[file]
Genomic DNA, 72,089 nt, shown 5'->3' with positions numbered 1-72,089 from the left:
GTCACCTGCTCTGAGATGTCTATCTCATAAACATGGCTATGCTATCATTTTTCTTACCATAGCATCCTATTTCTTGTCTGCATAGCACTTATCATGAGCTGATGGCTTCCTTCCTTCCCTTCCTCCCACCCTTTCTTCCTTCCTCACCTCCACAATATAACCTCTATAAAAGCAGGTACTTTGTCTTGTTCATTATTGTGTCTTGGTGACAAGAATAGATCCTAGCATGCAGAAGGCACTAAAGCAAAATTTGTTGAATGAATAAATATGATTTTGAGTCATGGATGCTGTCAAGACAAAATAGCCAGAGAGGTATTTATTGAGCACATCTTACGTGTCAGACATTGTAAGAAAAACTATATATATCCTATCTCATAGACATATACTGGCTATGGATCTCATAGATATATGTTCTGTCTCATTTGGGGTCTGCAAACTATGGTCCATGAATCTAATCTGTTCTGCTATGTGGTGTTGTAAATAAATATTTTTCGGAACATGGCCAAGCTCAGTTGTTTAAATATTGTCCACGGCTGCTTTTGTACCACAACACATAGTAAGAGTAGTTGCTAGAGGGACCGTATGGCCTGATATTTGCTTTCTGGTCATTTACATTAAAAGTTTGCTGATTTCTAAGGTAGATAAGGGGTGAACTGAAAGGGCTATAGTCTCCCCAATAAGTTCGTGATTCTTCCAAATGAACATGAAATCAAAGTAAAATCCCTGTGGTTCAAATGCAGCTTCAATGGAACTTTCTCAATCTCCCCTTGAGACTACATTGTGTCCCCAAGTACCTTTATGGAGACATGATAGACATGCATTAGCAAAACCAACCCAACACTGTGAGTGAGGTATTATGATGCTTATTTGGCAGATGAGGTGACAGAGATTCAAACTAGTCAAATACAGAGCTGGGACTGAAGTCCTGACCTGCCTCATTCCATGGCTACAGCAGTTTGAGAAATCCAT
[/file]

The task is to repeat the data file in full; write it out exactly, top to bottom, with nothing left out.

Genomic DNA, 72,089 nt, shown 5'->3' with positions numbered 1-72,089 from the left:
GTCACCTGCTCTGAGATGTCTATCTCATAAACATGGCTATGCTATCATTTTTCTTACCATAGCATCCTATTTCTTGTCTGCATAGCACTTATCATGAGCTGATGGCTTCCTTCCTTCCCTTCCTCCCACCCTTTCTTCCTTCCTCACCTCCACAATATAACCTCTATAAAAGCAGGTACTTTGTCTTGTTCATTATTGTGTCTTGGTGACAAGAATAGATCCTAGCATGCAGAAGGCACTAAAGCAAAATTTGTTGAATGAATAAATATGATTTTGAGTCATGGATGCTGTCAAGACAAAATAGCCAGAGAGGTATTTATTGAGCACATCTTACGTGTCAGACATTGTAAGAAAAACTATATATATCCTATCTCATAGACATATACTGGCTATGGATCTCATAGATATATGTTCTGTCTCATTTGGGGTCTGCAAACTATGGTCCATGAATCTAATCTGTTCTGCTATGTGGTGTTGTAAATAAATATTTTTCGGAACATGGCCAAGCTCAGTTGTTTAAATATTGTCCACGGCTGCTTTTGTACCACAACACATAGTAAGAGTAGTTGCTAGAGGGACCGTATGGCCTGATATTTGCTTTCTGGTCATTTACATTAAAAGTTTGCTGATTTCTAAGGTAGATAAGGGGTGAACTGAAAGGGCTATAGTCTCCCCAATAAGTTCGTGATTCTTCCAAATGAACATGAAATCAAAGTAAAATCCCTGTGGTTCAAATGCAGCTTCAATGGAACTTTCTCAATCTCCCCTTGAGACTACATTGTGTCCCCAAGTACCTTTATGGAGACATGATAGACATGCATTAGCAAAACCAACCCAACACTGTGAGTGAGGTATTATGATGCTTATTTGGCAGATGAGGTGACAGAGATTCAAACTAGTCAAATACAGAGCTGGGACTGAAGTCCTGACCTGCCTCATTCCATGGCTACAGCAGTTTGAGAAATCCAT